Facebook Ups Its Food Donation Game
The pandemic has led to waves of food donations from grocery store operators and other merchants. Now Facebook has increased its own charitable efforts.
The social media operator — and potentially bigger social commerce player — “is providing free and heavily subsidized food to local families facing food insecurity,” according to a recent report from California-based AlmanacNews.com. Facebook reportedly is building from earlier food donation efforts that stretch back some three years. “Since 2017, Facebook has offered free and heavily subsidized produce and food products to Belle Haven and East Palo Alto residents through its ‘mobile market’ – a farmers market on wheels,” the news outlet said.
That program has grown during the COVID-19 outbreak. “Since the pandemic started, the program has expanded dramatically, increasing the number of produce bags distributed weekly to more than 1,500,” the report said. “About 800 are distributed to local nonprofits, senior centers and churches, and 730 are provided at a heavily subsidized rate directly to local families. Before the pandemic, the program was distributing about 200 subsidized grocery bags to local families.”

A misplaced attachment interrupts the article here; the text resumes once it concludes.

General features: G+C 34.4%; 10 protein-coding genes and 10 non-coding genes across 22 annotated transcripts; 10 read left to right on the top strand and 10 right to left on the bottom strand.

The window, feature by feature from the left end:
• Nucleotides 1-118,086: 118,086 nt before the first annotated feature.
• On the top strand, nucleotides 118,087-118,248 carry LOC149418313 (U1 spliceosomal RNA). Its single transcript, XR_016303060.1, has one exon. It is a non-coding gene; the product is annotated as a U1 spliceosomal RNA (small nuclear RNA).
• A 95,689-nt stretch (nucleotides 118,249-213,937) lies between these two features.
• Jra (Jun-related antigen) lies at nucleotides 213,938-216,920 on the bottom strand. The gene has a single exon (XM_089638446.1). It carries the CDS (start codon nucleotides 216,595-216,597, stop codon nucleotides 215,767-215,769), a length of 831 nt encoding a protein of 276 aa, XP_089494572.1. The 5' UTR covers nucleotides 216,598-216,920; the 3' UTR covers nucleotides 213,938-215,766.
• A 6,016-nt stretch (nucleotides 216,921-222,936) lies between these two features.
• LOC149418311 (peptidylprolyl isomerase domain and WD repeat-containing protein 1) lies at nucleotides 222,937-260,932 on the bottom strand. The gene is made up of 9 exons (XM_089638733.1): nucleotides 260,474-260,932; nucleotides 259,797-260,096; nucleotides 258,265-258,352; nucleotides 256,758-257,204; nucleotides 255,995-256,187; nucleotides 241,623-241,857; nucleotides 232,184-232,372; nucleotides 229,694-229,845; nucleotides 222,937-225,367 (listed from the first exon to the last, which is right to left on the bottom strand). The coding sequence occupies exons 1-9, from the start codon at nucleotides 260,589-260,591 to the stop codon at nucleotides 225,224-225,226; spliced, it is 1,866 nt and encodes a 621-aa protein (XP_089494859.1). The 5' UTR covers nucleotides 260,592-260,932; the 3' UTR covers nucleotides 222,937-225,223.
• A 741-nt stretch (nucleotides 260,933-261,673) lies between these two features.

Those bags include specialty food products. “For instance, a recent grocery bag available for people to preorder online for $10 contained locally sourced free-range eggs, banana walnut bread, organic orange juice, butter, granola, whole beans and honey,” the report said. “Generally, the subsidized bags represent about half of the overall distributions each week and provide a $60 value at a cost of between $10 and $15. Eligible customers can pay that cost with CalFresh EBT benefits.”
Food retailers have stepped up their food donation efforts during the pandemic. Walmart provides a recent example of that. The retail chain has launched the Fight Hunger. Spark Change. campaign to give customers a way to help pitch in. Between now and mid-June, customers will have the opportunity to support their community’s Feeding America member food bank by rounding up their online totals to the nearest dollar when making a purchase on Walmart.com.